The meeting’s agenda states the town sent Silver Dollar a violation letter on Dec. 20 for building a barrier without permits, listing violations including extending beyond 5 feet of the boardwalk. Abbotts told Port City Daily the violation did not include fines.

The Silver Dollar ownership team told Port City Daily they did not receive the request until Wednesday and provided a letter dated March 13.

Silver Dollar argued the town should also allow businesses to apply for encroachment length extensions, rather than hardline 5-foot or 6-foot limits. The business owners contended factors — the lack of other sidewalk cafes or other structures limiting available open space — should be considered in granting extensions. 

Silver Dollar ownership team told PCD they have an agreement to use the space with property owners across the street, Carolina Beach Land Holdings LLC, which owns 1 Carolina Beach S and 3 Boardwalk. The company owns boardwalk property used for the town’s seasonal amusement park and is currently involved with the town in ongoing litigation and negotiations to return the Ferris wheel.

“Just because the language is not here, Mr. Mayor, I would maybe offer an audible,” Benson said at the meeting, before suggesting encroachments be allowed at one-third of the width of the boardwalk, so long as there’s not a business on the other side of the walkway inhibiting pedestrian access.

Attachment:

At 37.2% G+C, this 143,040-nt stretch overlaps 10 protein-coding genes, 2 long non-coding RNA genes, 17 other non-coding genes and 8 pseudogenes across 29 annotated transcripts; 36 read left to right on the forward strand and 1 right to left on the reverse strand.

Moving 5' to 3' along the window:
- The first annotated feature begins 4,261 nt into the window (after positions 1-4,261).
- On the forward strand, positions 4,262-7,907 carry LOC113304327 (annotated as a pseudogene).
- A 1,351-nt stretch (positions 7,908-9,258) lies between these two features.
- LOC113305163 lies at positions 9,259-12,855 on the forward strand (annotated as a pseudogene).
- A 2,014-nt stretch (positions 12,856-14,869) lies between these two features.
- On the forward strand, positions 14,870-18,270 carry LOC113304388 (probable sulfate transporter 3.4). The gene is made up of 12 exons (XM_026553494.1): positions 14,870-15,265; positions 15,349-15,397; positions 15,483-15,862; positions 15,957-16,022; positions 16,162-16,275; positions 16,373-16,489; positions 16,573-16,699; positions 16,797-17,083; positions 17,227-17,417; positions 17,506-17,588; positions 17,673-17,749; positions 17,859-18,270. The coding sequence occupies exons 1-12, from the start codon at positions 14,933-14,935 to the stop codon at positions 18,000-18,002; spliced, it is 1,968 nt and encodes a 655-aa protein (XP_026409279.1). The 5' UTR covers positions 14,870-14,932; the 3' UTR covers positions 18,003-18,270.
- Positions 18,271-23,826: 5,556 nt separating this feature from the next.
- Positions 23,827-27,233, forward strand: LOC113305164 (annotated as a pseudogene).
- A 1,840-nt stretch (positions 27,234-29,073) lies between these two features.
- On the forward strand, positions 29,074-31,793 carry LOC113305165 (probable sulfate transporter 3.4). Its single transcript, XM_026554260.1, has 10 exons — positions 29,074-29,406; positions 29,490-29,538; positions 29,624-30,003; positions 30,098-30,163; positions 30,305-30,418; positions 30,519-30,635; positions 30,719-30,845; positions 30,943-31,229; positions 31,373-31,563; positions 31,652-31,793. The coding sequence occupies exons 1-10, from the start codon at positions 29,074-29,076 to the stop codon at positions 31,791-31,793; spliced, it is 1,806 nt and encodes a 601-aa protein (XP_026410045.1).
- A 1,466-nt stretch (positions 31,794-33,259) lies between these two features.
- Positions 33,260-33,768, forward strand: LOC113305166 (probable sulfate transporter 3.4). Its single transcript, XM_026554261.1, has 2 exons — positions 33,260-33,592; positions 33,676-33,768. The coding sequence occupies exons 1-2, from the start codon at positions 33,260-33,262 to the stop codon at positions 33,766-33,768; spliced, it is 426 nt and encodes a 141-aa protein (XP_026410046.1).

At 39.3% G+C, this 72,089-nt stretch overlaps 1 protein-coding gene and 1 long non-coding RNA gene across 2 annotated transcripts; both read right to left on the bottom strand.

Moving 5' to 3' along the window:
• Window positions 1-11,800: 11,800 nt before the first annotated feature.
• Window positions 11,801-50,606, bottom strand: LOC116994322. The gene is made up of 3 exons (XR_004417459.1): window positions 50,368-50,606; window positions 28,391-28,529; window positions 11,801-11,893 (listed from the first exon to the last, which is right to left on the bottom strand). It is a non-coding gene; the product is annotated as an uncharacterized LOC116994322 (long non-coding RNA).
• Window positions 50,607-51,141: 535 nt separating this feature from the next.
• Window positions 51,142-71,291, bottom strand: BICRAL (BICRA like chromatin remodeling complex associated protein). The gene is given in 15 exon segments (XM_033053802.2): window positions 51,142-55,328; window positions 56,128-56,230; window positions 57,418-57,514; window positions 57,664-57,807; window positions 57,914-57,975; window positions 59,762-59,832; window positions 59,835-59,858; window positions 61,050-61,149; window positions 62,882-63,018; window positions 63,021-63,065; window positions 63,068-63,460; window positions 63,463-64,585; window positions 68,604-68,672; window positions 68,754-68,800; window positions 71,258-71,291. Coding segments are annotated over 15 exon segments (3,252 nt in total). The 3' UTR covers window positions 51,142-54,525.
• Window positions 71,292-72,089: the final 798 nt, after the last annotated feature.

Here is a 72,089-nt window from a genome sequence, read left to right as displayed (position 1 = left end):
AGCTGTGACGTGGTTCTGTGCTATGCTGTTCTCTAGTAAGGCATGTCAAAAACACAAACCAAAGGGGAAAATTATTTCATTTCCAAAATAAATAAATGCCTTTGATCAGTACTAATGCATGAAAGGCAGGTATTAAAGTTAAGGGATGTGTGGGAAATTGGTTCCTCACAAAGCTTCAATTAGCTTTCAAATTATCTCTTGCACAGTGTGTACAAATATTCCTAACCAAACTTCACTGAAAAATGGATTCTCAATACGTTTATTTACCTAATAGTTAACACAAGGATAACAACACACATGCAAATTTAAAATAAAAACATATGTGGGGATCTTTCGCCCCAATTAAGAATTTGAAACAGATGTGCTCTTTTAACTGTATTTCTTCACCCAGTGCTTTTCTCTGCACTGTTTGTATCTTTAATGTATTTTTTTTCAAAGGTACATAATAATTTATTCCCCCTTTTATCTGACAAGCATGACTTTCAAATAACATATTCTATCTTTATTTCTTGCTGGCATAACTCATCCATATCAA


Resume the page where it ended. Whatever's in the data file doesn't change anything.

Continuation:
Planning director Jeremy Hardison responded the oceanfront area is owned by the town, which can control its future development and allow greater encroachment space for businesses in the area.

Mayor Pro Tem Deb LeCompte said she did not believe different standards on different sections of the boardwalk impedes businesses; she reiterated Hardison’s comment regarding the difference between the town’s certainty about future development on the oceanfront boardwalk versus uncertainty about future businesses that could move into the section containing Silver Dollar.

“My fear is if we set a precedent, anybody else can do it,” council member Jay Healy stated, noting the town had worked on the policy for months. Councilmember Mike Hoffer said he was sympathetic to the request but expressed similar concerns about long-term implications of the amendment.

Also opposed to the request was Mayor Lynn Barbee, who cited concerns about pedestrian access and safety. He specified visually-impaired or disabled residents could have difficulty navigating tighter pedestrian space.